Top Ten Tuesday is a weekly feature created by The Broke and the Bookish, where bloggers share their top ten responses to a given theme. I tend to stick to lists of five!
Despite majoring in English lit, I somehow managed to avoid reading a full Hemingway novel during my entire time at college.
This spring, I picked up A Farewell to Arms, a sparely written story about an ambulance driver’s miseries in World War I. I also read In Our Time, a series of equally spare vignettes which, for the most part, showcased more variations on stoic, manly misery. Although I appreciate the skill evident in Hemingway’s writing, I’m not really dying to go read more.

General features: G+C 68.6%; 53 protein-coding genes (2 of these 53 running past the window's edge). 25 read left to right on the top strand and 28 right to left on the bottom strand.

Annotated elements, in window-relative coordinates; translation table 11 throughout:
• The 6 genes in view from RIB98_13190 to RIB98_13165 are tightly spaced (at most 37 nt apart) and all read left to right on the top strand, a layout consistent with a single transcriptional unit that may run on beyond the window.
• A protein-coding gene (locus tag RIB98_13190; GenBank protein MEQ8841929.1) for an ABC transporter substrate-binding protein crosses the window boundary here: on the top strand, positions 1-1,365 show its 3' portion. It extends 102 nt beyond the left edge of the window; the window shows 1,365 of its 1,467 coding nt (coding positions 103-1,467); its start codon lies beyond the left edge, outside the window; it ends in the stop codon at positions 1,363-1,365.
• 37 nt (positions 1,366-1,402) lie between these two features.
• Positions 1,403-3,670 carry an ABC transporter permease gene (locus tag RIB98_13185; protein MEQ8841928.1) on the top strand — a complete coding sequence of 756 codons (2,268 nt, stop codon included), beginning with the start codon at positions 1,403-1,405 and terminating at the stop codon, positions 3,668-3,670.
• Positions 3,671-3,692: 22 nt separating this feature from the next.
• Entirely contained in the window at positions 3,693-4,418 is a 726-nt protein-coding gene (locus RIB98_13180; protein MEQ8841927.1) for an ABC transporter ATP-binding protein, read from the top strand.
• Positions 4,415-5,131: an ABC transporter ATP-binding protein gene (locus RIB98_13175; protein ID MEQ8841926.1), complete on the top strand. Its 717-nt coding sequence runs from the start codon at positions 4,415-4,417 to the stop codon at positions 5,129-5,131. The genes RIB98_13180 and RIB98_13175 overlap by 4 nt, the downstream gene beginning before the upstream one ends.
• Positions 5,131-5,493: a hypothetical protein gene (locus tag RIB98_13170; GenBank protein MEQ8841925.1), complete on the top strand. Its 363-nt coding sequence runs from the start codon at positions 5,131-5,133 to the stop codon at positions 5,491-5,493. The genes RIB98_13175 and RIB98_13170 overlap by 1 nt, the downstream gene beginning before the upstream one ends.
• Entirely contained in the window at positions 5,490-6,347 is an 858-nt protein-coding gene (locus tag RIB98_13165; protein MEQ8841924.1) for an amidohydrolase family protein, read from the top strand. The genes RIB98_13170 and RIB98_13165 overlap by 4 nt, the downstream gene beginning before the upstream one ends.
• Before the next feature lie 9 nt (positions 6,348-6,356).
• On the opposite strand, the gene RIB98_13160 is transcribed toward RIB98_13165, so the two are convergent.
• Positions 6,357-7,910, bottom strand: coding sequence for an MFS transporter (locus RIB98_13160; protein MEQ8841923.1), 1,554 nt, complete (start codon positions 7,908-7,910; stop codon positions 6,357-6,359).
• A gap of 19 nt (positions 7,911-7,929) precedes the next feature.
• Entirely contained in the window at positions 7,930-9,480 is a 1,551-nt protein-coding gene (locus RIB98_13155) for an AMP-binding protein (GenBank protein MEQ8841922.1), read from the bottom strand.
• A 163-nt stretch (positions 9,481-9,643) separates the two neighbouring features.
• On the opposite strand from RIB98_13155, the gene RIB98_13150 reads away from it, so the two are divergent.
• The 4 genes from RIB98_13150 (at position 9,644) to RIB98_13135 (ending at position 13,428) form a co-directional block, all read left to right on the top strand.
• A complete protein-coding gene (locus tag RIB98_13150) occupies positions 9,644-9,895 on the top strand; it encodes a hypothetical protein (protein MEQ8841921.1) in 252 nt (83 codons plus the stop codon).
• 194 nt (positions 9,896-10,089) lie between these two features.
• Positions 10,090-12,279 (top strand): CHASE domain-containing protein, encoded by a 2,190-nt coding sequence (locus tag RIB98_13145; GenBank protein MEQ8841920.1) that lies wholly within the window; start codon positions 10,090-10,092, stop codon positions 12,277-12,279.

I’m already kind of a Borges fangirl, so my enthusiasm for Italo Calvino is probably no surprise. I started with the short and mind-bending Invisible Cities, and then moved on to a collection of his essays, The Uses of Literature.
I can’t remember what possessed me to pick up A Room with a View, but I’m glad I did – it’s such a sunny little novel, written in a narrative voice I can only describe as warm. I plan to read more of Forster’s books – especially Maurice, a story of gay love written in 1914 but only published in 1971, when homosexuality was less taboo.
Among the many books on my to-be-read list is The Madman’s Daughter by Meghan Shepherd; I figured it would be a better experience if I started with the book it was based on. The Island of Doctor Moreau is a pretty decent thriller, playing on fears of unhinged scientists, horrifying dismemberment, and sentient beasts.
I’m on a mission to read more classic literature. Here’s my master list of classics, if you’re interested.